Today, Kate takes us on a walk down memory lane…with Judy Blume.
For girls of a certain generation - mine, and those directly before and after - the experience of reading the novels of Judy Blume was a double-layered rite of adolescent passage: the books themselves were sacred texts, and the universal stories they told - of being teased, of being not the prettiest, of being kissed, of having your parents split up, of loving and being loved, and of losing (love, virginity, friendship, your lunch in public) - were the stories we were all living, vividly and in real time and with an empathy that our parents couldn't come close to.
Between the ages of eight and twelve, I read them all, and they've all stayed with me into adulthood. Are You There God? It's Me, Margaret prepared me for the excruciating embarrassment of my trip to Filene's with my mother to buy my first bra (purple flowers, no support needed), Deenie taught me to avoid entering closets with roving-handed boys, and Forever... well, Forever... deserves its own sentence. For those who read it - and re-read and re-read it - it was The Sex One. The shocking one. The one that taught us that sexuality would someday not feel like an alien land, that we would want men to touch us and want to touch them back, and that we could do those things and still be good daughters and friends and go to college - that, in essence, a healthy sex life was part of a healthy life, and not something to be whispered about in the girls' bathroom or learned about from the scrawlings on pay telephones.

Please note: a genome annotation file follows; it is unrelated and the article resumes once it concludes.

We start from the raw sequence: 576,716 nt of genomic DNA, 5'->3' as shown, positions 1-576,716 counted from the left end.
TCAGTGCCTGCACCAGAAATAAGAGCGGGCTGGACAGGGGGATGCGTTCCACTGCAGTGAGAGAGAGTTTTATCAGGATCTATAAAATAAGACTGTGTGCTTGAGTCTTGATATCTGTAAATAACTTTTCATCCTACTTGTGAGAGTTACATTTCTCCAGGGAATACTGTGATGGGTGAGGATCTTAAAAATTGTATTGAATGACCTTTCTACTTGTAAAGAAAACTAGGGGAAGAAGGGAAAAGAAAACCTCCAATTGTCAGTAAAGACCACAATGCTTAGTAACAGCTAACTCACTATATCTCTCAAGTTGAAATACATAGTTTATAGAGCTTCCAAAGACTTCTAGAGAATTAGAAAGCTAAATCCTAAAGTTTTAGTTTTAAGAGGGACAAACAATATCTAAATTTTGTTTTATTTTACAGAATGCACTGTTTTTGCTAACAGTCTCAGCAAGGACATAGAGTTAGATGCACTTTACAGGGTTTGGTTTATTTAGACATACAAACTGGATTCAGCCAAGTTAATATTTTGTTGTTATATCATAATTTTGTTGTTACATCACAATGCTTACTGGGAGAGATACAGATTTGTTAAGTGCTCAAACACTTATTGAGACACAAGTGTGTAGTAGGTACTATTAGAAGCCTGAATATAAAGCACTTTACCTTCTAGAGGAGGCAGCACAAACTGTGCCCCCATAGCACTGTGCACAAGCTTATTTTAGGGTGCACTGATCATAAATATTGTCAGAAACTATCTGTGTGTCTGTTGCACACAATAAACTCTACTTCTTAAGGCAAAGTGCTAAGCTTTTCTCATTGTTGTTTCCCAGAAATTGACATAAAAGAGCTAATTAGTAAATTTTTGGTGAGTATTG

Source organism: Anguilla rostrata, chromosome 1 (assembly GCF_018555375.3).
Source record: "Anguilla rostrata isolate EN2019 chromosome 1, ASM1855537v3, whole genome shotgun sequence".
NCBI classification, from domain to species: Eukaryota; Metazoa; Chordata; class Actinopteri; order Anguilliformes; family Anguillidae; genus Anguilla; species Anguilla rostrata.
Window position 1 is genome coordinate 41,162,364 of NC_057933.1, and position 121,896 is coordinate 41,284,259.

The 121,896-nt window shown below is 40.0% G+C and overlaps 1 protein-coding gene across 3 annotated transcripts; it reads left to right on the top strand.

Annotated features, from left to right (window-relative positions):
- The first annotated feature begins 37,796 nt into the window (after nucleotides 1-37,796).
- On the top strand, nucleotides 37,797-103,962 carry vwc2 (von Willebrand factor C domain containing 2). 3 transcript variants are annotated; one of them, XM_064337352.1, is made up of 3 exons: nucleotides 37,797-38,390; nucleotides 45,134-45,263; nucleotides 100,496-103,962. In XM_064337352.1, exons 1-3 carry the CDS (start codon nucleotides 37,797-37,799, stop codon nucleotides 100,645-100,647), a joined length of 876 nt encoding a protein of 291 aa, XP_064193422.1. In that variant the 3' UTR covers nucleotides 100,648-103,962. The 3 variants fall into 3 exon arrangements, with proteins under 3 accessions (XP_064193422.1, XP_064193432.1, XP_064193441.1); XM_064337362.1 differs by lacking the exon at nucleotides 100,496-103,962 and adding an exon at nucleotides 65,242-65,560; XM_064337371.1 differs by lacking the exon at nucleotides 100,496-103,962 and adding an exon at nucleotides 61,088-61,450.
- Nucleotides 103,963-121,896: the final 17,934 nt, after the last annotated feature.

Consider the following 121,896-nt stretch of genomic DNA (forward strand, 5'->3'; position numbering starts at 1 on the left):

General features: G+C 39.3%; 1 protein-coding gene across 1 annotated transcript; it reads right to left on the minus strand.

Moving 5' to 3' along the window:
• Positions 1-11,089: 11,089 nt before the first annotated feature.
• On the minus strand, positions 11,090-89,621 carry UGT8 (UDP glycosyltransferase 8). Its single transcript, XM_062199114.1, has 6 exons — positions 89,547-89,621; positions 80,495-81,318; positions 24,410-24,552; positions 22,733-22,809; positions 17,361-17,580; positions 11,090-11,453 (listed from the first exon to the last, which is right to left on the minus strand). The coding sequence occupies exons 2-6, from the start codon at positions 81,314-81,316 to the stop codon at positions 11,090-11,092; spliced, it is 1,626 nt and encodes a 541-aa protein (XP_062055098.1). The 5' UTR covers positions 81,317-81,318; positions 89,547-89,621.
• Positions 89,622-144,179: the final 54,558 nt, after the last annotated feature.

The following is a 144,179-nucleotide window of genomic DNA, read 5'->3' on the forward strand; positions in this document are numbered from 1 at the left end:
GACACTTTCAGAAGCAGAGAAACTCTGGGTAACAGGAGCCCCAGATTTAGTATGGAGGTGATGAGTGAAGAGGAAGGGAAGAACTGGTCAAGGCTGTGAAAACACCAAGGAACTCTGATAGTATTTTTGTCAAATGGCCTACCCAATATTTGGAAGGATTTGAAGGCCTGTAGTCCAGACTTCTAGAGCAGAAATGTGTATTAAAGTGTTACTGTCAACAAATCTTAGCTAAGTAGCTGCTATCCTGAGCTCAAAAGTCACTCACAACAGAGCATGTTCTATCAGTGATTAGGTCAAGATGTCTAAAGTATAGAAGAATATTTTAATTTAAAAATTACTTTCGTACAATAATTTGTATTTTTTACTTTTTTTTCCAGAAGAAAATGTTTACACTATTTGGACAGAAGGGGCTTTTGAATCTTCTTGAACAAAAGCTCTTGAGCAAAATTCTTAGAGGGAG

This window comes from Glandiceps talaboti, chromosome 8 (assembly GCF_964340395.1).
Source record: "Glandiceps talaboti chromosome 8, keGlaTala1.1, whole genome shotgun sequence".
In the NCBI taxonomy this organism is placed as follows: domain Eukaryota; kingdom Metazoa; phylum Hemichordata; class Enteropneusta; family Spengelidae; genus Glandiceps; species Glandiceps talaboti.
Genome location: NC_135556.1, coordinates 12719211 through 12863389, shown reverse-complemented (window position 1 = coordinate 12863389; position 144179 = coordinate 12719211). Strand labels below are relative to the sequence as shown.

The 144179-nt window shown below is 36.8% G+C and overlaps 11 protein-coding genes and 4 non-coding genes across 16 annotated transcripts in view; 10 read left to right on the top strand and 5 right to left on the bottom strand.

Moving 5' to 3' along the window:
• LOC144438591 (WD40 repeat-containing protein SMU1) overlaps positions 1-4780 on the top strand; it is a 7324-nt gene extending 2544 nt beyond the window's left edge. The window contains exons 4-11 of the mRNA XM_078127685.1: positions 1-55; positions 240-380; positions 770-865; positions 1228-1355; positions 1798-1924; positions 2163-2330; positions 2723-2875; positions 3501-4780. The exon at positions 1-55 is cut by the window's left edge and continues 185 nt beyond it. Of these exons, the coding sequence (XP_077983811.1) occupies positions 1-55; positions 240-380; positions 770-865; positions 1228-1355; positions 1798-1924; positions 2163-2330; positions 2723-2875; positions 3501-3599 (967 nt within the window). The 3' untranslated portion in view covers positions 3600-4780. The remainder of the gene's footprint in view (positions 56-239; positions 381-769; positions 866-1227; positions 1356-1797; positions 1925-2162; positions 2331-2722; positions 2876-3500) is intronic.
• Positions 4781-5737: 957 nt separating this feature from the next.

To capture and memorialize all of this, Jennifer O'Connell has edited and published Everything I Needed to Know About Being a Girl I Learned from Judy Blume, which features essays from a range of women on their own personal experience of reading Judy Blume. For anyone who grew up reading JB, the essays - not all gems, but all evocative - will bring laughter and head-nods of recognition and memory, and will perhaps also inspire you to go back to the original books and read them all again, as we wait for our own daughters to be old enough to have their own formative Blume experiences.